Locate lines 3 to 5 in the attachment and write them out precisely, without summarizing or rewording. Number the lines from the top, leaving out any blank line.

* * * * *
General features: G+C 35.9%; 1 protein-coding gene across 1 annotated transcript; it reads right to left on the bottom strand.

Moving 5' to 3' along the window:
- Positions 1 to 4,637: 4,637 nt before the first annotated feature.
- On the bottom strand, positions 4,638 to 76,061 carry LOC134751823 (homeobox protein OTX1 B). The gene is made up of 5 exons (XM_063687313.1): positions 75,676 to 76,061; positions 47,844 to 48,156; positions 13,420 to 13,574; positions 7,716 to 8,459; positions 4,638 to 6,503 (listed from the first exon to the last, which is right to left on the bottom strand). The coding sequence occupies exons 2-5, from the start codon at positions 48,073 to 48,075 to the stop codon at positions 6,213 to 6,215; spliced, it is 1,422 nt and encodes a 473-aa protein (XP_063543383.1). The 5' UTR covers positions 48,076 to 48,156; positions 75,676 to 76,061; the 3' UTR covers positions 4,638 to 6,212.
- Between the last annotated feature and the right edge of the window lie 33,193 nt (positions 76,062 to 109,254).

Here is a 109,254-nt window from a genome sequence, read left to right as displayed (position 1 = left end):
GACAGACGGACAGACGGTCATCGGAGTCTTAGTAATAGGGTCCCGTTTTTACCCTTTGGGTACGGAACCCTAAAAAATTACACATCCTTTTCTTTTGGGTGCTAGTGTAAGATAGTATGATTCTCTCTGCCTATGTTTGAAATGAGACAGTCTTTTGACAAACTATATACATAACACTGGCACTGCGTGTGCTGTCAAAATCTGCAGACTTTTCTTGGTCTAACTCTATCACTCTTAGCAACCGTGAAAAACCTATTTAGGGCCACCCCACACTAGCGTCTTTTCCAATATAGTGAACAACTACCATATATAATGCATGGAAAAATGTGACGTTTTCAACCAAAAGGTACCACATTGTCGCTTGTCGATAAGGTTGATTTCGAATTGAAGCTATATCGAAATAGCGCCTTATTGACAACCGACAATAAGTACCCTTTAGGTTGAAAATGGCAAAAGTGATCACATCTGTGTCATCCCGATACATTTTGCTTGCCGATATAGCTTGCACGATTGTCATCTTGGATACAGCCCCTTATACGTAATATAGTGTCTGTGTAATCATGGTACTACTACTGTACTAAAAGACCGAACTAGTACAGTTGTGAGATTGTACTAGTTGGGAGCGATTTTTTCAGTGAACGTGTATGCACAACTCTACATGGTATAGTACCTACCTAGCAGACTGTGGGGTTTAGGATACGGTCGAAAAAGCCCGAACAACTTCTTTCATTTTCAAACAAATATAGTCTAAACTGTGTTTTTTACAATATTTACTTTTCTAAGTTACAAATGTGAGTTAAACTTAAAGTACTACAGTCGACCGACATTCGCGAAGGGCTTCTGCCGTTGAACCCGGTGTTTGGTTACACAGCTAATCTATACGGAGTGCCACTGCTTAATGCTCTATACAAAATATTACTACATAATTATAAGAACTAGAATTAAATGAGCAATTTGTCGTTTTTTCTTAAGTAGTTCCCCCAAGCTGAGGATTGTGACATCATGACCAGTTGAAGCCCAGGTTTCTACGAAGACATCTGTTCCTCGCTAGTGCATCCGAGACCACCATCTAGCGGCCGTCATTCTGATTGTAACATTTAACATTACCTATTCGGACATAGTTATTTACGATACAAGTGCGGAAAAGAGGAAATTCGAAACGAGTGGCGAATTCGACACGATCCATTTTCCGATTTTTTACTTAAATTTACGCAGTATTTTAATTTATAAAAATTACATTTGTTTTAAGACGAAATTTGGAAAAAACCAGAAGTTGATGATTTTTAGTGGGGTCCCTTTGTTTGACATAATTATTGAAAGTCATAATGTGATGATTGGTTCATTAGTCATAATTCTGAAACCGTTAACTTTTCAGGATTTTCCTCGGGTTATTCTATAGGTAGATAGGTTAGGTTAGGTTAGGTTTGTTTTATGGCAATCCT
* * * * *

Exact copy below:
- Positions 1 to 4,637: 4,637 nt before the first annotated feature.
- On the bottom strand, positions 4,638 to 76,061 carry LOC134751823 (homeobox protein OTX1 B). The gene is made up of 5 exons (XM_063687313.1): positions 75,676 to 76,061; positions 47,844 to 48,156; positions 13,420 to 13,574; positions 7,716 to 8,459; positions 4,638 to 6,503 (listed from the first exon to the last, which is right to left on the bottom strand). The coding sequence occupies exons 2-5, from the start codon at positions 48,073 to 48,075 to the stop codon at positions 6,213 to 6,215; spliced, it is 1,422 nt and encodes a 473-aa protein (XP_063543383.1). The 5' UTR covers positions 48,076 to 48,156; positions 75,676 to 76,061; the 3' UTR covers positions 4,638 to 6,212.
- Between the last annotated feature and the right edge of the window lie 33,193 nt (positions 76,062 to 109,254).